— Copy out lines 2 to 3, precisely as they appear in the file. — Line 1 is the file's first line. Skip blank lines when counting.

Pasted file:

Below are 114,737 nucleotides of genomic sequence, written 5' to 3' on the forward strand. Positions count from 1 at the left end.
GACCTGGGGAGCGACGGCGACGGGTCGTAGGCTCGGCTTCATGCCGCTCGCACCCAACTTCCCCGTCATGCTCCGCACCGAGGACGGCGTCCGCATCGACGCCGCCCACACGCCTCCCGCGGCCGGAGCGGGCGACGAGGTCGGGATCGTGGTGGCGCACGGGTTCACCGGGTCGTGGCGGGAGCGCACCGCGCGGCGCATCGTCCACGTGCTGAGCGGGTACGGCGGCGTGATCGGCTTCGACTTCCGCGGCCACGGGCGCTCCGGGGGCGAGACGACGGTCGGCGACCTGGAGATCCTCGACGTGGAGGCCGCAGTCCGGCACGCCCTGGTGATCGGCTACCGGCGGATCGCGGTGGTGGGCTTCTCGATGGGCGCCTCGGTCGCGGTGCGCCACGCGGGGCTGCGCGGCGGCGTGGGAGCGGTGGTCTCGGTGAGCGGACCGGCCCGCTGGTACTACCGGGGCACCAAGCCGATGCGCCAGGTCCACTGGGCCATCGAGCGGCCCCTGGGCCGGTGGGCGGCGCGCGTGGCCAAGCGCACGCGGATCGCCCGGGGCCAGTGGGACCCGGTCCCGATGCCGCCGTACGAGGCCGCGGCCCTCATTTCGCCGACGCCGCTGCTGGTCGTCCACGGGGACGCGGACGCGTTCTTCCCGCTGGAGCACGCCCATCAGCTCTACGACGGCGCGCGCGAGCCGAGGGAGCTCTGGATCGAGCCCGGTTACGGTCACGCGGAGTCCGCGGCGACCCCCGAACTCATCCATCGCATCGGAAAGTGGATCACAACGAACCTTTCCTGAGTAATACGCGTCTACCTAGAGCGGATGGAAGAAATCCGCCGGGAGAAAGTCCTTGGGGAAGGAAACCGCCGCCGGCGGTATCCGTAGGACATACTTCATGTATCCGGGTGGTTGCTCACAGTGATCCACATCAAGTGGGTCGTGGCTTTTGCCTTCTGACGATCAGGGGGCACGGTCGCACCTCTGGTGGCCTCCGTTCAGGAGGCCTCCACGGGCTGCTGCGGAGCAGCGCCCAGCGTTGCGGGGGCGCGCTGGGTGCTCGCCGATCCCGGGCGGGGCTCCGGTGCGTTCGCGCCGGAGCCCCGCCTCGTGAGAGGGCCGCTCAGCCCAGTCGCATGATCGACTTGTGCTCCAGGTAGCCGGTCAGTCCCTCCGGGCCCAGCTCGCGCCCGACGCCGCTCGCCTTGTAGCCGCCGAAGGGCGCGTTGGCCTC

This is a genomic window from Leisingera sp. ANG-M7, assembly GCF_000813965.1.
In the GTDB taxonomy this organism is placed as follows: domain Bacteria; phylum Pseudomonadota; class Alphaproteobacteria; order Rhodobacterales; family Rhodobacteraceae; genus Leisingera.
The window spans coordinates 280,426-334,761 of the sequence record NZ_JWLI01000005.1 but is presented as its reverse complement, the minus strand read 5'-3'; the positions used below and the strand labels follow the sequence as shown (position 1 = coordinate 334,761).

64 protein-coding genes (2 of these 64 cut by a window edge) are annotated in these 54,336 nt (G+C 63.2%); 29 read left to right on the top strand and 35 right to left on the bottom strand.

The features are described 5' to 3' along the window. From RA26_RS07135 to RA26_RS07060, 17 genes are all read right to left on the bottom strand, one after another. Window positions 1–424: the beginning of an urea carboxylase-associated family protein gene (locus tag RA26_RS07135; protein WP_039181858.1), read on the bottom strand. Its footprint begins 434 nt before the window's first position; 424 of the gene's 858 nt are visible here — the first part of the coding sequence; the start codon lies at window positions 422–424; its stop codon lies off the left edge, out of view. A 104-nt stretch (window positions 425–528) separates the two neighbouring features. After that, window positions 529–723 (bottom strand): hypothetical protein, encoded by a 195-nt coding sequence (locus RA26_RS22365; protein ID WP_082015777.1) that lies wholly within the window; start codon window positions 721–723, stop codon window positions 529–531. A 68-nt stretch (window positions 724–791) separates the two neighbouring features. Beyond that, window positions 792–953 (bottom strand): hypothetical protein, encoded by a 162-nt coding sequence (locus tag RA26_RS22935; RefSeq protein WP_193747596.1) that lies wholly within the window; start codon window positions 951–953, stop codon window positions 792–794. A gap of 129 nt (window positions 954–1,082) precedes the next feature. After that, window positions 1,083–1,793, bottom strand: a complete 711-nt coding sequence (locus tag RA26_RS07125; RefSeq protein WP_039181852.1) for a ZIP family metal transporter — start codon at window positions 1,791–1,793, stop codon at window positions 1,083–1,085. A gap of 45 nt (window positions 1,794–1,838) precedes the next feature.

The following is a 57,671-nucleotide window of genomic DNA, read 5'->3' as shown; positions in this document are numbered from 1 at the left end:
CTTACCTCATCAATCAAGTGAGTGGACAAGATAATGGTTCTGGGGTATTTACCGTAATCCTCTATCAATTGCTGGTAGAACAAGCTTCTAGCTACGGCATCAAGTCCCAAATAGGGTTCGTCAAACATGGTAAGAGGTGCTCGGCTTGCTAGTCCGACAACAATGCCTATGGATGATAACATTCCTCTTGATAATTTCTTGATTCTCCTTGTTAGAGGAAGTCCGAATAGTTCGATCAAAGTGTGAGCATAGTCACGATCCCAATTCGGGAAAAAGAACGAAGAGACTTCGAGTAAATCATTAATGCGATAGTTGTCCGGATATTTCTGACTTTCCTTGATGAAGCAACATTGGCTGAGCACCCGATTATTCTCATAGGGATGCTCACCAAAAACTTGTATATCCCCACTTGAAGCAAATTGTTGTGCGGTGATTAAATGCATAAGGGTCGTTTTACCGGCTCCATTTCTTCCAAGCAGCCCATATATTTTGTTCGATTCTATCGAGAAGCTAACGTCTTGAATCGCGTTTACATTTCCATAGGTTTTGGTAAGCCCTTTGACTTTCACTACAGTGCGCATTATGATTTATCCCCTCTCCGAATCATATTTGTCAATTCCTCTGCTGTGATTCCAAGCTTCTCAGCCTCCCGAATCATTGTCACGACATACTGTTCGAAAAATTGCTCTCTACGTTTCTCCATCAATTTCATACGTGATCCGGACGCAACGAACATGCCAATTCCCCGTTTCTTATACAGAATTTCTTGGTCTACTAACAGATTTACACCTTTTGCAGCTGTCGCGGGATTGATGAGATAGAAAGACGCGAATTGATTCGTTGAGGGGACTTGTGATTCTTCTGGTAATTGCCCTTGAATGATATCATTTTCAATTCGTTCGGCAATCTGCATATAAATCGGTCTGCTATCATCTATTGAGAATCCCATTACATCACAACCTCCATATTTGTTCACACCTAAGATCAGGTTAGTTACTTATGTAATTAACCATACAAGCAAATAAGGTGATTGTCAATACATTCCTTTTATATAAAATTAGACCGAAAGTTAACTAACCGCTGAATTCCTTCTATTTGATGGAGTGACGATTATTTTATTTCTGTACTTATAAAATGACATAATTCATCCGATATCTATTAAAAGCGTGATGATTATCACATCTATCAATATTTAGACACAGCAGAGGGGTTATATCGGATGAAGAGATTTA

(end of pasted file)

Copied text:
GACCTGGGGAGCGACGGCGACGGGTCGTAGGCTCGGCTTCATGCCGCTCGCACCCAACTTCCCCGTCATGCTCCGCACCGAGGACGGCGTCCGCATCGACGCCGCCCACACGCCTCCCGCGGCCGGAGCGGGCGACGAGGTCGGGATCGTGGTGGCGCACGGGTTCACCGGGTCGTGGCGGGAGCGCACCGCGCGGCGCATCGTCCACGTGCTGAGCGGGTACGGCGGCGTGATCGGCTTCGACTTCCGCGGCCACGGGCGCTCCGGGGGCGAGACGACGGTCGGCGACCTGGAGATCCTCGACGTGGAGGCCGCAGTCCGGCACGCCCTGGTGATCGGCTACCGGCGGATCGCGGTGGTGGGCTTCTCGATGGGCGCCTCGGTCGCGGTGCGCCACGCGGGGCTGCGCGGCGGCGTGGGAGCGGTGGTCTCGGTGAGCGGACCGGCCCGCTGGTACTACCGGGGCACCAAGCCGATGCGCCAGGTCCACTGGGCCATCGAGCGGCCCCTGGGCCGGTGGGCGGCGCGCGTGGCCAAGCGCACGCGGATCGCCCGGGGCCAGTGGGACCCGGTCCCGATGCCGCCGTACGAGGCCGCGGCCCTCATTTCGCCGACGCCGCTGCTGGTCGTCCACGGGGACGCGGACGCGTTCTTCCCGCTGGAGCACGCCCATCAGCTCTACGACGGCGCGCGCGAGCCGAGGGAGCTCTGGATCGAGCCCGGTTACGGTCACGCGGAGTCCGCGGCGACCCCCGAACTCATCCATCGCATCGGAAAGTGGATCACAACGAACCTTTCCTGAGTAATACGCGTCTACCTAGAGCGGATGGAAGAAATCCGCCGGGAGAAAGTCCTTGGGGAAGGAAACCGCCGCCGGCGGTATCCGTAGGACATACTTCATGTATCCGGGTGGTTGCTCACAGTGATCCACATCAAGTGGGTCGTGGCTTTTGCCTTCTGACGATCAGGGGGCACGGTCGCACCTCTGGTGGCCTCCGTTCAGGAGGCCTCCACGGGCTGCTGCGGAGCAGCGCCCAGCGTTGCGGGGGCGCGCTGGGTGCTCGCCGATCCCGGGCGGGGCTCCGGTGCGTTCGCGCCGGAGCCCCGCCTCGTGAGAGGGCCGCTCAGCCCAGTCGCATGATCGACTTGTGCTCCAGGTAGCCGGTCAGTCCCTCCGGGCCCAGCTCGCGCCCGACGCCGCTCGCCTTGTAGCCGCCGAAGGGCGCGTTGGCCTC

This is a genomic window from Leisingera sp. ANG-M7, assembly GCF_000813965.1.